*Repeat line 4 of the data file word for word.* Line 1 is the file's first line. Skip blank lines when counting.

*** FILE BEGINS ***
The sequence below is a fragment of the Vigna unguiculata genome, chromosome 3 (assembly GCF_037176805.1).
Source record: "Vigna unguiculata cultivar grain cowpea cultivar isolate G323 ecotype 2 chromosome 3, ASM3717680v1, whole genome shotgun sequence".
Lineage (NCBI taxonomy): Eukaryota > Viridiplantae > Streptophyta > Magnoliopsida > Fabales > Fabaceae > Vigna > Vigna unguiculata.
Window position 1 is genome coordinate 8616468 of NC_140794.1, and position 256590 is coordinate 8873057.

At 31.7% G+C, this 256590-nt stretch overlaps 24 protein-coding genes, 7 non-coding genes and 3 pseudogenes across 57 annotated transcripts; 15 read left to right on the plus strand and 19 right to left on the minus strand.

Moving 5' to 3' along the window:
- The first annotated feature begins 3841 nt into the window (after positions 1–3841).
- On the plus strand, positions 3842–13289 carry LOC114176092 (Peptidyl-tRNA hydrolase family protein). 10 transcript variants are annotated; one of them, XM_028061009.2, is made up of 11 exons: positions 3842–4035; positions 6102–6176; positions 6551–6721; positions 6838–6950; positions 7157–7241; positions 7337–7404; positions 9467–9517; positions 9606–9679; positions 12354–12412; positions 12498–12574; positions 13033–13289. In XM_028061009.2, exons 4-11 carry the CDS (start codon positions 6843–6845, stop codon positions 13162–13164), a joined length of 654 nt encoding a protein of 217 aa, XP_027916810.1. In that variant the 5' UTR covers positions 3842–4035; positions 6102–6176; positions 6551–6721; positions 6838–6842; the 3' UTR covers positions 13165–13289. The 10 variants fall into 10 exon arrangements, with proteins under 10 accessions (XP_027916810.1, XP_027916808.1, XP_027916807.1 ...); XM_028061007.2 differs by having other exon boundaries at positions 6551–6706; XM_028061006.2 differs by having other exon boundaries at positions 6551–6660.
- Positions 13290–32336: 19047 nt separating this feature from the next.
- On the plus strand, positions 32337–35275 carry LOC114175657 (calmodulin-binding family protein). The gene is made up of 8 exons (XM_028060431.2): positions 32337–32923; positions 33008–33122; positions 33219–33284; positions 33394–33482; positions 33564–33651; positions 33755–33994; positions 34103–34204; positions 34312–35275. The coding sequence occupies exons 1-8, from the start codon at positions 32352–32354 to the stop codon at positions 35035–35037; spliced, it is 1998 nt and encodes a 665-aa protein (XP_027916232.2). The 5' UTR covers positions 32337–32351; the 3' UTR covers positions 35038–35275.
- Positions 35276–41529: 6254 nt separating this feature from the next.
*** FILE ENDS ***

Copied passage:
Window position 1 is genome coordinate 8616468 of NC_140794.1, and position 256590 is coordinate 8873057.